Routine Ongoing Evaluations and Surveillance

Author: Fabrice Czarnecki, MD, MPH, MA, FACOEM, FAAFP, FIAIME


This chapter covers the routine medical evaluation and surveillance of all law enforcement officers (LEOs). For LEOs with specific medical conditions, consult the relevant chapter(s) of the LEO guidance.

1. Periodic Evaluations
It is the consensus of the Public Safety Medicine Task Group that an annual medical questionnaire, body mass index (BMI) determination, and blood pressure measurement should be completed. The medical questionnaire used for the initial evaluation can be used for this purpose. It is also the consensus of the Task Group that routine in-person physical examinations may not be indicated. In-person physical examinations may be indicated for particular medical concerns identified on the questionnaire or as indicated for ongoing evaluation of LEOs with specific medical conditions (see individual chapters – e.g., heart disease, diabetes, etc.). Routine preventive care should follow the recommendations of the U.S. Preventive Services Task Force).

2. Immunizations
It is the consensus of the Public Safety Medicine Task Group that LEOs should be immunized according to U.S. Centers for Disease Control and Prevention (CDC) Advisory Committee on Immunization Practices (ACIP) recommendations for adult immunizations. The Task Group strongly encourages LEOs and agency medical providers to follow these vaccination recommendations.

3. Eye Exams
It is the Task Group’s consensus that periodic eye examinations are recommended at a frequency of at least every 5 years (increasing frequency with increasing age) with near and distant visual acuity and peripheral vision in each eye. Medical conditions (e.g., diabetes, glaucoma, hypertension, ocular trauma) and medications that affect vision require more frequent and/or more comprehensive evaluations.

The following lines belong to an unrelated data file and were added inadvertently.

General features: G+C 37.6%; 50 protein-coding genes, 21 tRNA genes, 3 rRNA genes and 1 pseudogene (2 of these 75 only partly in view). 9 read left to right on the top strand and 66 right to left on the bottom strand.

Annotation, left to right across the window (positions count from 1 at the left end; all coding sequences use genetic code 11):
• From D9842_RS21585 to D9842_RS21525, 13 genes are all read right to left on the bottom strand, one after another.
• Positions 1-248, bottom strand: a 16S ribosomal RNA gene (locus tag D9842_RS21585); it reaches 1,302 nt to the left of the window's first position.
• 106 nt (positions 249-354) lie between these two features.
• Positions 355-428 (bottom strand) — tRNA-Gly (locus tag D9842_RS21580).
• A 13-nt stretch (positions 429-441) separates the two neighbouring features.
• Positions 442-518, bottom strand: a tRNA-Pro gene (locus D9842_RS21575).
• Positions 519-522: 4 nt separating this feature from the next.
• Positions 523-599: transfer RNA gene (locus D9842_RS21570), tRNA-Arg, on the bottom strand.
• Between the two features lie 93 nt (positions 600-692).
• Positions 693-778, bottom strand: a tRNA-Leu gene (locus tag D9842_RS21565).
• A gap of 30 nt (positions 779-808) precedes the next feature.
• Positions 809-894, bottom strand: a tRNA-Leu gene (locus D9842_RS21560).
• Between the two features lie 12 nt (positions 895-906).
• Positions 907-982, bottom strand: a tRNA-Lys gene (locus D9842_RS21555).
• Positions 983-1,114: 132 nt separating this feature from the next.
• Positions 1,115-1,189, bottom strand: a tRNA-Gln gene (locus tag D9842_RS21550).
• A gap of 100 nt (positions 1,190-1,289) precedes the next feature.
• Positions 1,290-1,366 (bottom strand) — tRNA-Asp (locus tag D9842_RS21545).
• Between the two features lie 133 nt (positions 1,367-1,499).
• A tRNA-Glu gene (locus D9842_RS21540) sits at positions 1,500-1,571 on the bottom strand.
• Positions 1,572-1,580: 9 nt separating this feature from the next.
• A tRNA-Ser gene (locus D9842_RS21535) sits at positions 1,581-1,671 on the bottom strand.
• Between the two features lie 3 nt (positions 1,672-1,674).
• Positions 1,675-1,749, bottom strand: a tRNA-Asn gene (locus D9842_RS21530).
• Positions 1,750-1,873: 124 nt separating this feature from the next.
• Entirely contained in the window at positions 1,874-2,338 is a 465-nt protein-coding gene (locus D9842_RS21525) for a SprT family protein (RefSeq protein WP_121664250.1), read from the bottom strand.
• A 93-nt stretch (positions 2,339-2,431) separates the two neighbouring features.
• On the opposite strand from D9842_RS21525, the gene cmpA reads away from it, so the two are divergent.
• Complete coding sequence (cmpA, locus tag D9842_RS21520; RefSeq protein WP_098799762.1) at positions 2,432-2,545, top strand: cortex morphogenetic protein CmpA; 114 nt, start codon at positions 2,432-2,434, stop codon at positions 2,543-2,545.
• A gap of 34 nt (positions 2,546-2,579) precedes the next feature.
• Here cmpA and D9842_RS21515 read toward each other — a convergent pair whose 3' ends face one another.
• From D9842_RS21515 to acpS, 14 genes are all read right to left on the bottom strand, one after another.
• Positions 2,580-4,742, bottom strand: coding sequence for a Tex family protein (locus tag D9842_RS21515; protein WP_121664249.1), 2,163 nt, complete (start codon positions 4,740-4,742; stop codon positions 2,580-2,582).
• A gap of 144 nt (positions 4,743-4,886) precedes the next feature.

4. Respiratory Protection
LEOs who use respirators should be in a respiratory surveillance program consistent with 29 CFR 1910.134 or other governmental standards. They should be fit tested with issued respirators annually as required by 29 CFR 1910. 134. Task Group’s consensus is that routine periodic spirometry is not indicated unless clinically indicated, or the LEO is using a negative pressure air purifying elastomeric respirator or SCBA.

5. Surveillance Programs
Hazardous Waste Operations and Emergency Response
In the rare occurrence that the agency has determined that LEOs (typically tactical team members and bomb technicians) are regulated by 29 CFR 1910.120 hazardous waste operations and emergency response; this standard (or other governmental standards) must be followed. Additional guidance regarding specific medical evaluation components can be found in the Occupational Safety and Health Guidance Manual for Hazardous Waste Site Activities. For tactical teams and bomb technicians, see relevant documents of the Public Safety Medicine Guidance.

Hearing Testing
If the agency has determined that LEOs must be in a hearing conservation program, the components of that program should follow 29 CFR 1910.95 or other governmental standards.

Lead Testing
If the agency has determined that LEOs must be in a lead-testing program, the components of the program should follow 29 CFR 1910.1025 or other governmental standards.